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tyme thair is great appeirance of trubles and warres in this land, whilk God of His infinit mercie prevent, and grant ane happie and guide reformationie to the glorie of His name. Howbeit, I, Robert Mure of Cauldwell, am now baith weill and haill in bodie, spirit, and mynd; yet, considering there is nothing more certaine nor death, and nothing more uncertaine nor the tyme and manor yrof. ... thairfore I heirby mak my latter will and testament.”
Good and thoughtful Robert of Caldwell might well think of “ trubles and warres” when the Commons in London were not only refusing subsidies to the King, but impeaching Strafford and Laud. Robert, the testator, would seem to have been soon “called away,” for when the storm burst the owners were minors, and it may be said to have passed with comparative gentleness over the house of Caldwell. Putting aside at this time any account of the part taken by the Caldwell Mures in the great national commotions which followed the Reformation, the oppression to which they were subjected for supporting the Covenant party, and their Hanoverian loyalty during the Jacobite “risings,” the date of 1753 is easily reached, when Wester Caldwell was again joined to the old estate by William Mure, Baron of Exchequer. It is mainly with this William Mure, and partly with his grandson, the accomplished historian of Greek literature, the present article is concerned.
According to Professor Jardine-who, however, it should be remembered, had been the youth's tutor in Paris--William Mure came nearer up to his idea of a wise man than any he had ever known. Born in 1718, his father, also William, died suddenly a few days after his election for Renfrewshire; so that the infant heir was left under the sole guardianship of his mother, a woman of sense and piety, who, in course of time, wisely introduced into the house as teacher, William Leechman, promoted in after life, partly by the interest of his pupil, to be Principal in the University of Glasgow. A Continental tour was undertaken in due course, but schemes being already devising to send him to the House of Commons as member for his native county, his time there was more limited than might otherwise have been the case. One incident in it affords a happy illustration, that long before that time the feud of ancient standing between the Mures and Maxwells had been buried in oblivion as a cause of strife. Thirty years afterwards the Baron's son, Colonel William, recorded in his journal that he remembered going to see the Chateau de Sceaux, belonging to the Count d'Eu, a descendant of Louis XIV., almost a rival to Versailles at the time, but plundered and destroyed at the Revolution. In the fine park was a large piece of water which led the guide of the party to mention that many years ago two impudent Englishmen, who had been permitted to see the place on a very hot day, took advantage of not being observed, as they supposed, to bathe in the lake. The Countess, however, got word of what was going on, much to the consternation of the bathers, who had just time before she came up to regain their clothes and effect a retreat into the wood. The guide added that the strangers were both above six feet high, and that as they hurriedly dressed themselves and slunk away, the Countess remarked, “What fine fellows they are.” On repeating this story to my father at home, he asked if our cicerone had told us the names of the two tall Englishmen, and on my answering that he had not, he said: “Then I will tell you ; the one was the late Sir John Maxwell of Pollok; the other, myself.”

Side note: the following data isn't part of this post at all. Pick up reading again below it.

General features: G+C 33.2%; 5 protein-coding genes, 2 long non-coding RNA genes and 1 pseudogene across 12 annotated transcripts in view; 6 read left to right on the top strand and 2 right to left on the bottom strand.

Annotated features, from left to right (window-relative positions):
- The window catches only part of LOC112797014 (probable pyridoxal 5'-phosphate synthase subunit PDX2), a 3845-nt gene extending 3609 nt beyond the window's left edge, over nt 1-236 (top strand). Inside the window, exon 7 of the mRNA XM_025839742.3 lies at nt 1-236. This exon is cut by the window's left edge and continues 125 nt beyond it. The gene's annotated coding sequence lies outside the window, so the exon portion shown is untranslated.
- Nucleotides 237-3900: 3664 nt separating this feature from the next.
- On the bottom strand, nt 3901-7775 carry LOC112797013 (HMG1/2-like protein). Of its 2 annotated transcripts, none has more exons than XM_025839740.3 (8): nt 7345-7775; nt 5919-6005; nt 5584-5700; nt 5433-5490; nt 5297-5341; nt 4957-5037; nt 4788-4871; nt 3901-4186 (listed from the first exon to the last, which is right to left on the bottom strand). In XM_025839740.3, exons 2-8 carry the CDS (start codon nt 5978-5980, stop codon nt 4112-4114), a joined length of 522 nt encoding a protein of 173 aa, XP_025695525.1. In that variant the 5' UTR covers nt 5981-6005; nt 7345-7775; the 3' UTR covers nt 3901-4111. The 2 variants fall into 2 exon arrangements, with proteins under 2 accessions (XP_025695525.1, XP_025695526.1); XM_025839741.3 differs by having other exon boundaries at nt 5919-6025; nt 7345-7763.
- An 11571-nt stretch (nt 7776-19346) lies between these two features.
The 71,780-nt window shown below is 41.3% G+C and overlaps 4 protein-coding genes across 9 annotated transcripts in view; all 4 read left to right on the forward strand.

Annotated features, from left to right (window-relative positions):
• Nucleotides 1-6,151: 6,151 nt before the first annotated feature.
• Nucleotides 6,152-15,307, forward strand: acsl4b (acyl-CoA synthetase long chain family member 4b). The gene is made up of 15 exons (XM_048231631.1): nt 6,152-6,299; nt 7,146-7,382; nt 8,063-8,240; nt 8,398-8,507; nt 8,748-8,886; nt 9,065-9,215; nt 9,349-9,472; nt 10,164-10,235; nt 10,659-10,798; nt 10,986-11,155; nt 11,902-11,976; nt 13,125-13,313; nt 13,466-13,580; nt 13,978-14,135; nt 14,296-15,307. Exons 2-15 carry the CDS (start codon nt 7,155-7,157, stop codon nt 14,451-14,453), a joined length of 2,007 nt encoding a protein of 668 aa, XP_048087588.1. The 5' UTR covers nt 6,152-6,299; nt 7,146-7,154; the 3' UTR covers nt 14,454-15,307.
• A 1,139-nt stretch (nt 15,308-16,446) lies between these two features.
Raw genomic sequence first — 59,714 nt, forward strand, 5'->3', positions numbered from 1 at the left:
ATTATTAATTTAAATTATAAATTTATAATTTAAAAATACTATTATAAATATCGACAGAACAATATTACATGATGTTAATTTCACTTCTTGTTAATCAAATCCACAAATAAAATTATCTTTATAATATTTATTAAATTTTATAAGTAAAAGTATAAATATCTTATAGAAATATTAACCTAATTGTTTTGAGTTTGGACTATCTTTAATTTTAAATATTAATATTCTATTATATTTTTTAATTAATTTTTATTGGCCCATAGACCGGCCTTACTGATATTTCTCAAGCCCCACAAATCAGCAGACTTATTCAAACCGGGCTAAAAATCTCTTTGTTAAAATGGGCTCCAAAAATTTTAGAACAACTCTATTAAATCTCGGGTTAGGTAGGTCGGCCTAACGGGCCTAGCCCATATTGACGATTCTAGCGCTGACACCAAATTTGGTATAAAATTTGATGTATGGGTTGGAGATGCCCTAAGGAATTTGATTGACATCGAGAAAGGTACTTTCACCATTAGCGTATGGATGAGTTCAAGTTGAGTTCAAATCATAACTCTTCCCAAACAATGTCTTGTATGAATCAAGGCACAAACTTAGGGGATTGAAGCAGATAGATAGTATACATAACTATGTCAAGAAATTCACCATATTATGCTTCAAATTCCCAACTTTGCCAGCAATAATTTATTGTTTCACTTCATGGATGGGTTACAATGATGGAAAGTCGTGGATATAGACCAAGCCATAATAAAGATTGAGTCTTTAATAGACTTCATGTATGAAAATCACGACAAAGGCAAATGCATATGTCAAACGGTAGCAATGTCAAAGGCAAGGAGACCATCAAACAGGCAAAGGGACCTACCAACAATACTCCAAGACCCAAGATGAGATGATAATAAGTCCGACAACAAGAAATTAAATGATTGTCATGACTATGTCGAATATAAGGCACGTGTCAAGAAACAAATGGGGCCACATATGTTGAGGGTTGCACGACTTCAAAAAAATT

From a very early period in life, at least long before his elevation to the Exchequer Bench, William Mure displayed, in addition to other excellent qualities, an agreeable faculty for forming and maintaining the friendship of distinguished men—" Principibus placuisse viris non ultima laus est.” Among these, foremost in the front rank, were John, Marquis of Bute, Prime Minister, and David Hume, historian and philosopher. From the year of his election for Renfrewshire, on the death of Alexander Cunningham, of Craigends (1742), till his promotion to the Bench in 1761, William Mure spoke but rarely in the House; but his solid sense and cautious ways made him so much of an informal chamber-counsel on Scotch politics, commerce, and manufactures that Lord Bute not only handed him over the management of much of his own dilapidated property, but placed at his disposal a very considerable amount of Government patronage in Scotland-an
influence great at the time, “and preserved by his own personal character long after political power had passed away from his patron." Short as Lord Bute's tenure of office was, he writes to Mure :—“I was long tired of the anxiety, envy, and disgust of a situation ill-suited to my temper or habitudes of life.” His physical powers unfitted him for battling with the active, and sometimes unscrupulous, opponents by whom he was beset :-"Many reasons,” his Lordship again wrote, “ justify this resignation in a prudential light, but none of these should have had weight with me at present if my health had permitted my continuance; the state of that made it impossible, and I yield to necessity.” (“Caldwell Papers,” vol. i., p. 175-6.) Again, he writes on the death of one of his brothers :—“Attachment, gratitude, love, and real respect are too tender plants for Ministerial gardens : attempt to raise them, and they are either chilled on their first springing, or, if they once appear, they fade with the very nourishment that is given them.” This fairly corresponds with, and even justifies, Macaulay's description of the mixed motives which he surmises may have led to Bute's sudden resignation. His habits, the historian explains, had not been such as were likely to fortify his mind against obloquy and public hatred. He had reached his forty-eighth year in dignified ease without knowing by personal experience what it was to be ridiculed and slandered, when all at once, without any previous initiation, he found himself exposed to such a storm of invective and satire as had never burst on the head of any statesman. But to linger with Mure and Bute detains us from a historical character of still greater and more permanent interest. Born seven years before William Mure, David Hume survived the Baron only a few months, but sufficiently long to deplore “as a loss irreparable the death of the oldest and best friend I had in the world;" adding, “I should be inconsolable, did I not see an event approaching which reduces all things to a level.” The friendship appears to have been of a most cordial description in the philosopher's Paris days, when he acted as Secretary to the Embassy of Lord Hertford, and where, as Walpole puts it, Hume, Whist, and Richardson (of “Pamela" fame) was the only Trinity in fashion. The intimacy was renewed and kept up by personal intercourse in